One of my most vivid childhood memories is of my father explaining to me that because Collins was alone up there, he would, for part of each orbit, be the most isolated human being who ever lived. As his little capsule transitioned to the far side of the moon, all radio contact with home would be lost, and he wouldn’t be able to see the Earth. Given the current phase of the Moon, the lunar surface would be too dark to make anything out. All he’d see is the vast gulf of space, its billions of stars shining brilliantly in the utter silence, no longer dimmed and twinkling from the atmospheric interference we experience down here. It would be literally awesome. Perhaps overwhelming. Certainly lonely. And fraught with unique responsibility. That, said my Dad, made his job probably the hardest one in the mission, and also potentially the most emotionally devastating. If something went wrong down there, and the ascent stage failed, or went off course, there wasn’t much that Collins would be able to do about it. If the ascending capsule veered wildly in the wrong direction, he might still be able to intercept it and effect the rendezvous (though probably not), and he had contingency plans to do just that, but if the rocket didn’t light down there, that was it. The command module had no capacity to go down and retrieve them. He’d have to leave them there. Probably, he’d stick around until their oxygen ran out, and it was all over, and then he’d head home alone, in which event, he wrote later, he knew he’d be marked for life. The prospect might be enough to rattle your average Joe, as he sat in silence, traversing the far side of the Moon.

As it happened, though, not Collins, not much anyway. He had tasks to perform, checklists to go through, and as a test pilot he was focussed on crossing every “t” and dotting every “i”. The darkness, silence, and vista of infinite stars on the far side was indeed awesome, and he liked the view very much. He didn’t mind being alone while he took it all in. He loved the repeated experience of emerging back into the brilliant sunlight, and seeing Earthrise, which was a transcendent experience, beautiful beyond description. As to the boys not coming back, Collins knew well the science, had calculated the odds, and was confident, if still naturally and unavoidably anxious. It was hard to completely suppress the dread of something going wrong (when you’re a test pilot and an astronaut, you know that something can always go wrong), but he knew there was a virtual zero chance that the ascent stage rocket wouldn’t light; it was of the “hypergolic” variety, meaning that ignition was guaranteed when two chemicals were mixed. All you had to do was open a valve, and off you went. As to the ascent stage veering off course, perhaps he consoled himself with the thought that Armstrong would be at the controls. Neil had already had to take over when the computers crapped out in the descent phase, and handled the manual piloting with the aplomb that was only to be expected from a fellow like him. He’d make sure the thing went in the right direction, if anyone could. When it came time to rendezvous, well, Collins knew exactly how to do his part. He wasn’t about to mess it up, was he? I doubt he worried much about his own role in executing the maneuvers.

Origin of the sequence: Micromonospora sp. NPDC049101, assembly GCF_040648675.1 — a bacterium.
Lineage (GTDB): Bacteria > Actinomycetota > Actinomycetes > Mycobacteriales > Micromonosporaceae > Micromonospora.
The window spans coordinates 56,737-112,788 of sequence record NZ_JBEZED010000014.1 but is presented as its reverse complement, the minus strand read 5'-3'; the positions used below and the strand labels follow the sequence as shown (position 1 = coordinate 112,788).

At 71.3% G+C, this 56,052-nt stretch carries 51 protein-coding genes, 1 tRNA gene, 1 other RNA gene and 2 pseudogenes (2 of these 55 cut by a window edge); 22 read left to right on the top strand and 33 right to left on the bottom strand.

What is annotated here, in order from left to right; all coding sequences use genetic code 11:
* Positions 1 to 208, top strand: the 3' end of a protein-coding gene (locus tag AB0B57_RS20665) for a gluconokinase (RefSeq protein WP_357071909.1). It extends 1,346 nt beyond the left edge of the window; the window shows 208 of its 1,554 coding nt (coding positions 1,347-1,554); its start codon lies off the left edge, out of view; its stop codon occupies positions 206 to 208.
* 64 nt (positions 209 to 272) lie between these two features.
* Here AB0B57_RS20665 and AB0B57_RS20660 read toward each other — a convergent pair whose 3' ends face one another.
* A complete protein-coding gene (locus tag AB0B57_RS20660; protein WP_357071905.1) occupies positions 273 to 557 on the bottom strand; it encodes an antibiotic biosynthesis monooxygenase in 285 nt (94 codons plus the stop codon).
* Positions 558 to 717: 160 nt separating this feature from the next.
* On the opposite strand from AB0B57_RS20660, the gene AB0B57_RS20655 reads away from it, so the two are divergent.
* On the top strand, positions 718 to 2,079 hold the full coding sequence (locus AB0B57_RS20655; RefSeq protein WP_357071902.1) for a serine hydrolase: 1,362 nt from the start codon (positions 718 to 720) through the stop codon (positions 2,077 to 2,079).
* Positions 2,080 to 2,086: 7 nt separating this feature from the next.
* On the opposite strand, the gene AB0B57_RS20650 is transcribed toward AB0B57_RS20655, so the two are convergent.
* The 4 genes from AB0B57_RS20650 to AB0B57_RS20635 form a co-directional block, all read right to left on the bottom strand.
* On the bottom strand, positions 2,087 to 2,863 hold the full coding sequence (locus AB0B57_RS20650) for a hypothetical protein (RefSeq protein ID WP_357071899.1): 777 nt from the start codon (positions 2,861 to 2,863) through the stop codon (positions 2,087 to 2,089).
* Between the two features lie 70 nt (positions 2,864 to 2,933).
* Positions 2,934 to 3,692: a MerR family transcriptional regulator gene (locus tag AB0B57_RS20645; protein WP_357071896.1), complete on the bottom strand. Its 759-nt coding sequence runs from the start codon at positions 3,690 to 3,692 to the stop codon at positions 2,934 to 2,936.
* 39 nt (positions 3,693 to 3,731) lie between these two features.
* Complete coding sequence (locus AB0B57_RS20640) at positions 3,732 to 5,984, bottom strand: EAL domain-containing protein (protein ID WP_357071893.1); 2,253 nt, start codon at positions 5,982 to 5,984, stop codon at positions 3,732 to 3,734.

Nothing was going wrong. All was well. He waited, and generally enjoyed himself. He didn’t get to walk on the Moon, but he understood the importance of his own role, and what the public thought didn’t much concern him. His community would know.

When the mission returned, Aldrin and Armstrong did indeed hog most of the glory, and Collins never gave the slightest sign it bothered him, even when it became customary to refer to him as “the forgotten astronaut”. That was nonsense. Plenty remembered him – not only everybody that mattered, but lots of the rest of us out here among the gawking masses, some of whom had long ago had it all explained to them by their dads.